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Lafayette Brunch at the Hay-Adams Hotel

It’s always nice when other bloggers, writers and event regulars share your mutual interests. It makes the fact that you see the same people out and about in Washington so much more pleasant.

Michael, creator of The Washington Lobbyist, a hotel, travel, food and events hub, is such a gentlemen. He is friendly, vivacious, well-dressed, intelligent and unique. By day, Michael, an Arizona native who is part Navajo, is the Communications Director at a Native American advocacy group. But in the evenings, he haunts hotel lobbies like it’s his job. Because it sort of is.

But we really like Michael because he loves brunch. “It brings together what we like most: breakfast, booze and brash honesty with friends,” he told us over mimosas. “Much like a hotel lobby, you become encapsulated in a place where you can be open, authentic and not bound to time. Brunch is one of those meals, set aside just for the weekend, where you can have eggs with a salad, mac and cheese with crispy bacon, and a cheese burger with skillet potatoes. And a big mimosa, of course.” We said cheers to that.

Because Michael is The Washington Lobbyist, we had to brunch in a beautiful hotel. We had planned on the Madison and its restaurant The Federalist, which just announced a great bottomless deal. We arrived on a Saturday and it was closed!


So, we made the very hot walk to the Hay-Adams down the road, passing through the hotel’s beautiful lobby with towering floral arrangements and arriving into its surprisingly empty restaurant, The Lafayette.


It’s a gorgeous space, with windows overlooking Lafayette Park and the White House beyond. White linen table clothes, crystal chandeliers, beautiful flowers and tableware. We nestled into an old fashioned velvet couch and sat across the the table from Michael.


“The Lafayette Room in the Hay-Adams is not as exciting as its treasured downstairs bar, the Off the Record,” Michael told us when we arrived. “It’s quiet, refined, and maybe not the best place to ‘people watch.’”

But the service was certainly people-watching. Out the windows, that is. They stood in a group, hovering by the window facing Lafayette Park, pointing and talking amongst themselves.

And when they weren’t peering out the windows, they were hovering over us—probably because we were the only people in there. The constant attention aside, the service actually wasn’t that amazing. We had to repeat ourselves multiple times, and for a restaurant of that quality and price, the service should be 100-percent-flawless.

We shouldn’t have to remind them who ordered what dish, or holler at them to bring the check—which Cori Sue did as we all had other engagements that afternoon and the French fellow was taking his sweet time bringing the bill.

The other thing that bothered us was the gnats flying about our table. This was probably due to the fact that we were seated on a sofa that had a live tree on each end. Regardless, when you’re sitting at a nice restaurant, or anywhere with food for that matter, you don’t want to squash a fly on the white tablecloth. And the service just laughed it off. (Not even awkward laughter, just laughter, it should be noted.)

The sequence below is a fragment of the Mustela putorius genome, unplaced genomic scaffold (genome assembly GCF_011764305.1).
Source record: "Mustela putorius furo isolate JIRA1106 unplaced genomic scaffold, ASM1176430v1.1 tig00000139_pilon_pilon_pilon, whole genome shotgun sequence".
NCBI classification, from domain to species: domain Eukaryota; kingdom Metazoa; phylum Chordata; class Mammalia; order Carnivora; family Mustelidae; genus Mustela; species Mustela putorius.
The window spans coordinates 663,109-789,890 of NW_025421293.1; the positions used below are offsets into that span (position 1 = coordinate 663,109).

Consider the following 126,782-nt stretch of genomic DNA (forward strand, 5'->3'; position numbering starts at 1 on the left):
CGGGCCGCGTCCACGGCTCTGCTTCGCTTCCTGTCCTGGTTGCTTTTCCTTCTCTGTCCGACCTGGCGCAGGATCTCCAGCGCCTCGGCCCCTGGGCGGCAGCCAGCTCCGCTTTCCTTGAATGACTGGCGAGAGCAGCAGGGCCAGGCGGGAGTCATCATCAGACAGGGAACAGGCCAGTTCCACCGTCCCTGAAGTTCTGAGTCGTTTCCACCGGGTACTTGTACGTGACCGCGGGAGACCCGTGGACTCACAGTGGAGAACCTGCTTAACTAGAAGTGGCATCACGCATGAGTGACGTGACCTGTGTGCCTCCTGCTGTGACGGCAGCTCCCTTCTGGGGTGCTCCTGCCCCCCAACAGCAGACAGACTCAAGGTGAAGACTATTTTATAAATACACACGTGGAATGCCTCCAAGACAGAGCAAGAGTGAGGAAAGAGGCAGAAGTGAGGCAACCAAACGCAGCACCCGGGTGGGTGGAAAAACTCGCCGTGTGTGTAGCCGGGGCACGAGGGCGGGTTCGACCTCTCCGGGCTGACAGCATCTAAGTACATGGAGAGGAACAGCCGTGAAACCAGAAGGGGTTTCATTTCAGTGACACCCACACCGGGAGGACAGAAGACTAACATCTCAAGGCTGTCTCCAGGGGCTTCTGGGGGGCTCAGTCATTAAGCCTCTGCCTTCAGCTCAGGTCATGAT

The complimentary bread basket was enormous and lovely—as one would expect with a French restaurant. They had Cori Sue’s favorite raisin walnut bread nestled in there so she was a happy camper.

The mimosas had way too much pulpy orange juice. They served it in a champagne flute for your first round. But, when Becca asked for a refill, they brought the bottle of Tattinger and a glass jar of orange and began pouring, at which point she instructed them to only pour the champers, because there was already plenty orange already, thank you very much.


We began with the Asian edamame dumplings, and were pleased that we correctly selected the best appetizer on the menu. The dumpling itself was perfect—light, eggy and correctly done. The fillings were fresh and healthy, and the sauce, which was soy-sauce-based, was salty and sweet.


Becca’s Eggs Benedict was standard and average. It came with an enormous asparagus in the middle, which was quite phallic and we all giggled upon its arrival. Becca had one muffin of the Benny, and Michael had the other half, and she wasn’t wishing for the whole dish like she normally does.


Cori Sue’s blueberry pancakes were fluffy and tasty—but cold once they finally arrived. They did, it should be noted, have that great balance of crispy on the outside and moist on the inside, which is hard to strike. The blueberries were fresh and not mushy—mushy blueberries are the worst. They were a bit stingy on the blueberries on top, and some whipped cream would have been nice.


The gnocchi was by far the best dish on the table—and worth making a return trip to the Lafayette for dinner. They were crispy yet fluffy and served with spinach, roasted Roma tomatoes, and cheese in a light cream sauce.

There was simply not enough chocolate on the dessert menu. In fact, there was none. And the dessert that we had, a peach cobbler with ice cream on top, was not memorable or amazing.


The Bitches and The Washington Lobbyist say: B-. A stunning space with delicious dumplings, gnocchi and pancakes. The Benedict, desserts and mimosas need improvement, as do the service and pest control.

The Lafayette
The Hay-Adams
800 16th Street N.W.
Washington, D.C.
(800) 853-6807

The Lafayette (Hay-Adams Hotel) on Urbanspoon

Becca and Cori Sue

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